The purchase of a home is usually the largest investment the average family makes. You need to know what to expect in terms of possible repair work and maintenance that may be needed. A fresh coat of paint could be hiding serious neglect. Subtle hard to see stains may indicate a chronic roof leak, a leaky pipe, or just a single incident. My job is to make a complete visual inspection and report on the condition of the structure and systems as observed on the day of the inspection. I work for you, my sole concern is that you know about any visible deficiencies and safety issues related to your new home. While sellers and real estate agents are required by law to disclose all known problems in a home, it is still important to thoroughly assess the condition of the home and it’s related systems within the time frame specified in your purchase offer. Sellers can become so accustom to a problem in their home that they forget it, or regard it as insignificant.
I will check and evaluate the visual condition and function of all major components and systems of the home per the Standards of Practice set forth by the California Real Estate Inspection Association. Including the attic, attic framing, ductwork, visible structure, roof, foundation, exterior, garage, fire separation, patio, drainage, heating system, air conditioning, plumbing system, water heater, electrical system, walls, insulation, windows, ceilings, floors, doors, kitchen and bath systems.
CREIA Standards: CREIA Standards pdf
Computer generated, site specific, narrative, with digital photographs embedded in the appropriate sections. Reports are emailed on the same evening as the inspection. You will need Adobe Acrobat to view these files.
Sample Report: Sample Inspection Report pdf
I am often asked about “ON-SITE” reports. I don’t do them, I have the proper software and equipment, I actually did them for a few months, I also tried the generic checklist report, they simply did not meet the standards I have set for myself or my business. (I go over all my findings and explain the operation of major systems and utility locations while on site)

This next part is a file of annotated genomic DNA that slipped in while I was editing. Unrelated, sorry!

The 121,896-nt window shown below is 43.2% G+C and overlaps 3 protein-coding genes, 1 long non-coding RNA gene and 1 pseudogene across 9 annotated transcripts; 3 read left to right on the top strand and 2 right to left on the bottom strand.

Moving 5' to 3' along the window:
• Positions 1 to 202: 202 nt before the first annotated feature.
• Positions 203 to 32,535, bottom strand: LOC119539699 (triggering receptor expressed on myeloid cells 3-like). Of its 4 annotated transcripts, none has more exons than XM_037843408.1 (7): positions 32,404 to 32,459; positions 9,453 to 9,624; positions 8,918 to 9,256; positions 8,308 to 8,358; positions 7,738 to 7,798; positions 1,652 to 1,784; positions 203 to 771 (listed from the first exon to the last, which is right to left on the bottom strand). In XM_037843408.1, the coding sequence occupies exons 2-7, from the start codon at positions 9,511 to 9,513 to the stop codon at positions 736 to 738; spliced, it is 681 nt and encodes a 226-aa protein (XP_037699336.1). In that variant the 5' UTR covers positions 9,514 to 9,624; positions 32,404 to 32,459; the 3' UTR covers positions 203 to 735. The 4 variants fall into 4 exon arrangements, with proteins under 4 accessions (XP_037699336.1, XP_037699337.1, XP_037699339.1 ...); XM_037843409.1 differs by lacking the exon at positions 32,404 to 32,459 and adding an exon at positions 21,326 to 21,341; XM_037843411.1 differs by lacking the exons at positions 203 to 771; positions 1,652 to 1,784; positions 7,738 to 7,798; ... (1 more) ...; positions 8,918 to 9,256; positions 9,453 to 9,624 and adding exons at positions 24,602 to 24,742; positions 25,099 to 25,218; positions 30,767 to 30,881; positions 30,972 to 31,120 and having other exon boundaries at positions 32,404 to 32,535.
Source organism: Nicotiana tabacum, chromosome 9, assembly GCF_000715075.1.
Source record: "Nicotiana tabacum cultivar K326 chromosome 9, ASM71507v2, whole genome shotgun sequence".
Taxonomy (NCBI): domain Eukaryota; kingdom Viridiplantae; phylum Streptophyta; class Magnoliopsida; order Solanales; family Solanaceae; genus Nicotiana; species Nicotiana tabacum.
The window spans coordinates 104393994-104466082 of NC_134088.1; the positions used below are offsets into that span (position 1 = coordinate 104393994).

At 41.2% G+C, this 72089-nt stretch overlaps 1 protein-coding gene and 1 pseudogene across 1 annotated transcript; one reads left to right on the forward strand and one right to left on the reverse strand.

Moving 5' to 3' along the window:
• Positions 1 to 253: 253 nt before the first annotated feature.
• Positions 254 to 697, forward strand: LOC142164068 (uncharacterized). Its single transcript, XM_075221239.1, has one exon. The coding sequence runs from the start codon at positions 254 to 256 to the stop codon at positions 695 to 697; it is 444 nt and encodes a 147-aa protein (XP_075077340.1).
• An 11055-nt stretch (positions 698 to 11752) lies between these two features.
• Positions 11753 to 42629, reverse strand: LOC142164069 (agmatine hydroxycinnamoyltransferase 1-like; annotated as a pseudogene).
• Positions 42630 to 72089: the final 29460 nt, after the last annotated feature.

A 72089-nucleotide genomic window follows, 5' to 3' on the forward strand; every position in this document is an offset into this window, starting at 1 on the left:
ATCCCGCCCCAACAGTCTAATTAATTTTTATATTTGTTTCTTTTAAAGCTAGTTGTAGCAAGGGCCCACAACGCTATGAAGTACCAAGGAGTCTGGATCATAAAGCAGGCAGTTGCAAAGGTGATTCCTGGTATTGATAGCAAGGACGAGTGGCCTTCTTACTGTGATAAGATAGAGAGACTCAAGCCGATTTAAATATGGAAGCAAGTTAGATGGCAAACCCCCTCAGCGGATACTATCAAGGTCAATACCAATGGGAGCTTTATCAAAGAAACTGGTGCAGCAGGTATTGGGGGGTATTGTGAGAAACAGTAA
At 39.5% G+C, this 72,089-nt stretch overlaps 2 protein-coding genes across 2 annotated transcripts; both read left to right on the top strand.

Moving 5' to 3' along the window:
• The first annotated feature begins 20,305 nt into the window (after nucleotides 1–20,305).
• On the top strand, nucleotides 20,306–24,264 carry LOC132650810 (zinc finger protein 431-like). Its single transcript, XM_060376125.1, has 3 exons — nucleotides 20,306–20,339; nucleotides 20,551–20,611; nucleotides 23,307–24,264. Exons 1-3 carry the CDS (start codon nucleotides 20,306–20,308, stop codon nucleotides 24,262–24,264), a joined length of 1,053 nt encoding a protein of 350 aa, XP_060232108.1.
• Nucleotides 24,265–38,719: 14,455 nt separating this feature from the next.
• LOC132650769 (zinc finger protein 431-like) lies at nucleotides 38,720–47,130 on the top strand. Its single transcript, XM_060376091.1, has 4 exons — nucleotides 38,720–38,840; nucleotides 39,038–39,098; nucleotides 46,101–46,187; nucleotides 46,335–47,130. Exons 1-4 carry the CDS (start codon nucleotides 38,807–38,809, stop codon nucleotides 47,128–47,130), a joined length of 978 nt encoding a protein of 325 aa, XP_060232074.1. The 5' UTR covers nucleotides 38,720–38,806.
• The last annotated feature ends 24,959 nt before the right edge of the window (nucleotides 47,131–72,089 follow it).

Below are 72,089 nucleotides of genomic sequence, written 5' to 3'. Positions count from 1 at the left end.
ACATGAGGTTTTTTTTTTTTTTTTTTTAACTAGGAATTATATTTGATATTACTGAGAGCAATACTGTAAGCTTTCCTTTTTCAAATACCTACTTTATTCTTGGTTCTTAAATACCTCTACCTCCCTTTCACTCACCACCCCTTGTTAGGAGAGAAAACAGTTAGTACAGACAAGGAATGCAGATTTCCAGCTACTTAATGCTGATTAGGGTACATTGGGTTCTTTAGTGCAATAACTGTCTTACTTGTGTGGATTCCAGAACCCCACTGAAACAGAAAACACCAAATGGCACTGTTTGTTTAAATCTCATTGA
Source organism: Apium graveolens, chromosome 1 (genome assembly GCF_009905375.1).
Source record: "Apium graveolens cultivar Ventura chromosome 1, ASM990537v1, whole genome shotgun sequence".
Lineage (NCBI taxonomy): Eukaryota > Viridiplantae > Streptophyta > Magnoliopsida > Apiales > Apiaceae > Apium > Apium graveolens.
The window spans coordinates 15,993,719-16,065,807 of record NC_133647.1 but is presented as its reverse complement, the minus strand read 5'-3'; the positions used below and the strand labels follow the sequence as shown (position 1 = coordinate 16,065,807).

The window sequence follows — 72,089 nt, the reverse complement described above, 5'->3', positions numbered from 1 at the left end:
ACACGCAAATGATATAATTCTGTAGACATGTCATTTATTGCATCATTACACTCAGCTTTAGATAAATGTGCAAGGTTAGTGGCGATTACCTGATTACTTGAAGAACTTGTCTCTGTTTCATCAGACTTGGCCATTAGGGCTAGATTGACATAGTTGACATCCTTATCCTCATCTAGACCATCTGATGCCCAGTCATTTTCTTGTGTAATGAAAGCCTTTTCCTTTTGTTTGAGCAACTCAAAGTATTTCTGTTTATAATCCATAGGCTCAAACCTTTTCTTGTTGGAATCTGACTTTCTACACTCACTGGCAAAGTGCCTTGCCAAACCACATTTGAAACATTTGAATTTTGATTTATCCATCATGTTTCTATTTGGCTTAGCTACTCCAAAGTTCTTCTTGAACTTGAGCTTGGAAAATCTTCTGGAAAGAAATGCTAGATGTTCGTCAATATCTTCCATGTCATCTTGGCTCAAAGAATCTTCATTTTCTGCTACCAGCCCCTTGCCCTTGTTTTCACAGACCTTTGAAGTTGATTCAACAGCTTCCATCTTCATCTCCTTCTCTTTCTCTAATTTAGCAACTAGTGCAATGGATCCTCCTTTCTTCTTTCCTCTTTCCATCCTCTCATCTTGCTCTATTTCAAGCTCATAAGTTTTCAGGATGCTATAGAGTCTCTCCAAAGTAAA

Here are my major reasons (I have more) for not doing reports on site if you are at all interested in my reasoning.
These are MY opinion’s and MY reason’s, I have no quarrel with others who disagree, but I have to make my own choices. So do you! Don’t let a Realtor force an Inspector on you until you satisfy yourself regarding their qualifications and allegiances.
- Most on site reporting is done with a generic checklist type report with no capability of inserting photos, and any added narrative has to be hand written. I can’t read my own dang handwriting, and I would never expect you to read it. Frankly, I see the generic checklist as nothing more that a shortcut for those inspectors who are unwilling or unable to go the extra mile, and expense, to put together a comprehensive site specific document that covers all the systems without leaving three-quarters of the document blank (un-marked) because it does not apply to the property being inspected, and then mail you some photos later or not offer them at all.
- The available computer narrative reports take a fair amount of extra time at the inspection site, anywhere from one to two additional hours. The team approach to the process helps shorten the time somewhat, but it has it’s own drawbacks. As to the team approach, I pay nearly four thousand dollars a year for professional liability insurance. (New Inspectors who can afford the monthly premiums pay considerably more) The Insurance Companies require each person involved in the process to have their own individual insurance. Studies show that less than half of the Inspectors actually carry Errors and Omissions with General Liability Insurance. What do you think the percentage is for most Team Inspectors? Not only that, but I would have to train someone to my standards, get them CREIA Certified, trust them completely, pay their insurance premium, and then convince them to stay with me while all they can think about is how much money they can make on their own without me…
- My Dad was an Engineer; I don’t think he ever gave me a direct answer to a technical question his entire life. I might say. “Dad. What is that?” Or, “Dad. How does that work?” His answer was almost invariably. “What do you think it is?” or, “How do you think it works?” My usual answer was. “Huh?” or, “I don’t know.” His answer was always the same. “Think about it and get back to me.” Ok; I learned to think. If I came back without an answer, or the wrong answer, I got to think about it some more. If I was close, he would engage me and help me think. When I look at something unusual in a house or building that tweaks my thought process, I write it down and ponder on it, often-times solutions or causes come to me later, after I have thought about it more. Besides that, I put a lot of time into my written reports. I believe you deserve a report that has been fully thought-out, formatted, and detailed; that takes time and organization that on-site reporting simply does not allow for. My written report is among the very best, and I intend to keep it that way. Please take the time to read over the report attached and I think you will agree.